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The Peripheries of the European Revolutionary Process(es) 1917–1923

Dates:
  • Thu 05 Oct 2017 12.30 - 19.30
  • Fri 06 Oct 2017 09.30 - 19.30
  • Sat 07 Oct 2017 09.30 - 13.30
  Add to Calendar 2017-10-05 12:30 2017-10-07 13:30 Europe/Paris The Peripheries of the European Revolutionary Process(es) 1917–1923

The Russian Revolution was a watershed event in global history. The transformations it occasioned lastingly shaped the world order. Its reverberations were felt well beyond the borders of the Tsarist empire. Many of its protagonists conceived it as the first act of the world revolution – an impression that was shared by many abroad, both friends and foes. The revolution inaugurated a period of pan-European agitations unseen since 1848. The centenary of 1917 has rekindled interest for the Russian Revolution and its global significance, which is being revisited through innovative prisms, shedding light on disregarded actors, networks, and ideas. This international conference aims to put the EUI at the forefront of the resurgent historiography on the Russian Revolution and the European upheavals it inspired by reassessing its global impact from the margins. We propose to shift attention away from the well-known splits and schisms in Social Democracy to focus on the reception of the Bolshevik Revolution by unconventional groups of radicals, iconoclasts, and revolutionaries that have been frequently forgotten by the historiography: nationalists, feminists, anarchists, republicans, etc., who struck temporary and often tense and fragile alliances with the Bolsheviks. We are interested in studying the way these groups understood and assimilated the news coming from the east; in the blurry and unstable but also mythical and rousing images conjured by the revolution; and the networks and channels through which they learned about the revolution and engaged with the Bolsheviks and the nascent Third International. Not only are we concerned with the ideological peripheries of the European revolutionary movement, but also on its geographic peripheries, and are particularly interested in case studies that move away from the Central European shatterzones to less studied corners of the continent.

Theatre - Badia Fiesolana DD/MM/YYYY
  Theatre - Badia Fiesolana

The Russian Revolution was a watershed event in global history. The transformations it occasioned lastingly shaped the world order. Its reverberations were felt well beyond the borders of the Tsarist empire. Many of its protagonists conceived it as the first act of the world revolution – an impression that was shared by many abroad, both friends and foes. The revolution inaugurated a period of pan-European agitations unseen since 1848. The centenary of 1917 has rekindled interest for the Russian Revolution and its global significance, which is being revisited through innovative prisms, shedding light on disregarded actors, networks, and ideas. This international conference aims to put the EUI at the forefront of the resurgent historiography on the Russian Revolution and the European upheavals it inspired by reassessing its global impact from the margins. We propose to shift attention away from the well-known splits and schisms in Social Democracy to focus on the reception of the Bolshevik Revolution by unconventional groups of radicals, iconoclasts, and revolutionaries that have been frequently forgotten by the historiography: nationalists, feminists, anarchists, republicans, etc., who struck temporary and often tense and fragile alliances with the Bolsheviks. We are interested in studying the way these groups understood and assimilated the news coming from the east; in the blurry and unstable but also mythical and rousing images conjured by the revolution; and the networks and channels through which they learned about the revolution and engaged with the Bolsheviks and the nascent Third International. Not only are we concerned with the ideological peripheries of the European revolutionary movement, but also on its geographic peripheries, and are particularly interested in case studies that move away from the Central European shatterzones to less studied corners of the continent.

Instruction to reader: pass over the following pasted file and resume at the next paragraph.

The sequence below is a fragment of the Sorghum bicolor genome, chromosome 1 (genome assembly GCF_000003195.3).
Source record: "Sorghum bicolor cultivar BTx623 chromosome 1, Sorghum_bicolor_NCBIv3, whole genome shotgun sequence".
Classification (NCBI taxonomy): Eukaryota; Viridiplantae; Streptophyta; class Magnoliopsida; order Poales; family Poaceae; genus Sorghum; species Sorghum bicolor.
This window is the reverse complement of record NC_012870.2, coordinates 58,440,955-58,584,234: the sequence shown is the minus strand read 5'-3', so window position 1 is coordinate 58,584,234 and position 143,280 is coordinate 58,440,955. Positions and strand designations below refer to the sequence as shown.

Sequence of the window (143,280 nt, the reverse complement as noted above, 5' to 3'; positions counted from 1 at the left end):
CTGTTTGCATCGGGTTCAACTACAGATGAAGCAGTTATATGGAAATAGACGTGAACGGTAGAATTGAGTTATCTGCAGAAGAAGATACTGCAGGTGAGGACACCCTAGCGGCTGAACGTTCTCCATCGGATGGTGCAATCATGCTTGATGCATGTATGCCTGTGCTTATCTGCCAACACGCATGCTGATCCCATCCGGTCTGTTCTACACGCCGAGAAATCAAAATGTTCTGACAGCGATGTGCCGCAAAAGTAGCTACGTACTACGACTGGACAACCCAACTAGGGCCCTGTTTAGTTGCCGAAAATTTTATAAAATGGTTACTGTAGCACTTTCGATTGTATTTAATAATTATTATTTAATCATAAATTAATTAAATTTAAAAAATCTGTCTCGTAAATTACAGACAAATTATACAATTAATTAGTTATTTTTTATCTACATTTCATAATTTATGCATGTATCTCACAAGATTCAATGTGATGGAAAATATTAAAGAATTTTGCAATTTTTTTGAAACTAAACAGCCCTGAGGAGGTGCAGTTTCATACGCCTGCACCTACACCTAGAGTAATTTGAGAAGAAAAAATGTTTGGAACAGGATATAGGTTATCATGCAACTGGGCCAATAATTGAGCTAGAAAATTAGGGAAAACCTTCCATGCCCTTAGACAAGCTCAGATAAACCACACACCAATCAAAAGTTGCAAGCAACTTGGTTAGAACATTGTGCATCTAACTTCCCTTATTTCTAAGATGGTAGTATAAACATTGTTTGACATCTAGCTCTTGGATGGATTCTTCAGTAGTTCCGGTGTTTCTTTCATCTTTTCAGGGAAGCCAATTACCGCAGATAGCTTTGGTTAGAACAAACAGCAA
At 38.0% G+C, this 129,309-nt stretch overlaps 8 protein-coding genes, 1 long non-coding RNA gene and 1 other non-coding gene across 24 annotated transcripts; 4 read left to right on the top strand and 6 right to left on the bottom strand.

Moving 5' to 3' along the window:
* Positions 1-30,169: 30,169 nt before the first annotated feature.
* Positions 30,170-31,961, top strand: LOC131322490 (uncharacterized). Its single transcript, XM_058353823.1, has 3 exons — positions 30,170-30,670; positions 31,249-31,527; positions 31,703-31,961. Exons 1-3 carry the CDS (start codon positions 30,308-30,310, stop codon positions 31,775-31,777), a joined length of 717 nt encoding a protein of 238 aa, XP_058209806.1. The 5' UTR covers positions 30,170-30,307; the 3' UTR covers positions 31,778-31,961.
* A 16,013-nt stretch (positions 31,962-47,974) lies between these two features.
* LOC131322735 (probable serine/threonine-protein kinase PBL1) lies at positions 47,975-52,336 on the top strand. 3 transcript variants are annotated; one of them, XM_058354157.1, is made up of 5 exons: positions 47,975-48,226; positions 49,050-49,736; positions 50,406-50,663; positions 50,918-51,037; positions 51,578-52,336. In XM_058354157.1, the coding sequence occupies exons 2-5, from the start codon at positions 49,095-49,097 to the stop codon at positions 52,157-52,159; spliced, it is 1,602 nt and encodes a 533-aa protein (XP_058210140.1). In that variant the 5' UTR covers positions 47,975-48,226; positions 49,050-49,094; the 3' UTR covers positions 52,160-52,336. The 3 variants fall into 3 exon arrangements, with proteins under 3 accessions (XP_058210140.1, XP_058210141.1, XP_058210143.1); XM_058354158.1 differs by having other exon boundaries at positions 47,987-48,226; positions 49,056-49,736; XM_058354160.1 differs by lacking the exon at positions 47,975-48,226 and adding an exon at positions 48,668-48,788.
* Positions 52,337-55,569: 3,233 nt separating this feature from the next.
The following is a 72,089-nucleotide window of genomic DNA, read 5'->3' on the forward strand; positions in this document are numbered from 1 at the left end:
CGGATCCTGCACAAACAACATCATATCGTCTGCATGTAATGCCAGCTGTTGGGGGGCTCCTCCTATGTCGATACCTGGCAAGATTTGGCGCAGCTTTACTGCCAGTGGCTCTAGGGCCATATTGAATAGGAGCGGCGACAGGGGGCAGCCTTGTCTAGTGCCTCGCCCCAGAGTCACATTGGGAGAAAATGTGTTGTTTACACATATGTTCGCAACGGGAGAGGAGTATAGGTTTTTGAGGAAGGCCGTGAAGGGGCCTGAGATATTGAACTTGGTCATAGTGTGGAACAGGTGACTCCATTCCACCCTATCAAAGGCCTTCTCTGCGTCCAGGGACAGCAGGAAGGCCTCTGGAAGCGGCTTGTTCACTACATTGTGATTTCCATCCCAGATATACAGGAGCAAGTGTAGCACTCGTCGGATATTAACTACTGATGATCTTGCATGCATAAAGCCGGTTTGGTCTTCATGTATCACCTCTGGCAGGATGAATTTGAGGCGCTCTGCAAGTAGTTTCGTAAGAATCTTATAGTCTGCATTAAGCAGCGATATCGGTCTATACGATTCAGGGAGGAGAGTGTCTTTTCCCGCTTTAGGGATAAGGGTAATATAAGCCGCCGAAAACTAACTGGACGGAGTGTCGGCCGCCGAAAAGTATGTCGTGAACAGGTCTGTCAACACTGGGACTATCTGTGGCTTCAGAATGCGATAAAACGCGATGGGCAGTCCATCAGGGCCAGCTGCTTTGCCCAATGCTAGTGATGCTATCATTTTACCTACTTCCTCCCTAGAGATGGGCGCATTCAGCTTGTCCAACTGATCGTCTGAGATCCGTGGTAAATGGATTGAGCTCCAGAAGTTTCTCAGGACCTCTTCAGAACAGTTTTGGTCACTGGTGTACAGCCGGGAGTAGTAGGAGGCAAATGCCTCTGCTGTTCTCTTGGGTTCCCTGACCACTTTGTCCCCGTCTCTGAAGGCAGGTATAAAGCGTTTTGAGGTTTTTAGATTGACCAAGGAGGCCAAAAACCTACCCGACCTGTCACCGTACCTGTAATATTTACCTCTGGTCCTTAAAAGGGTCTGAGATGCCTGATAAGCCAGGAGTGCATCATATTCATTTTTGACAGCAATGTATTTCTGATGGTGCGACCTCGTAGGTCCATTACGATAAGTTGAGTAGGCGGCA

Location:
Theatre - Badia Fiesolana

Affiliation:
Department of History and Civilization
Robert Schuman Centre for Advanced Studies

Type:
Conference

Contact:
Jan Rybak (EUI - Department of History and Civilization) - Send a mail

Organiser:
Jan Rybak (EUI - Department of History and Civilization)
Arturo Zoffmann Rodriguez (EUI - Department of History and Civilization)

Attachment:
Privacy statement
Programme

Links:
Conference website

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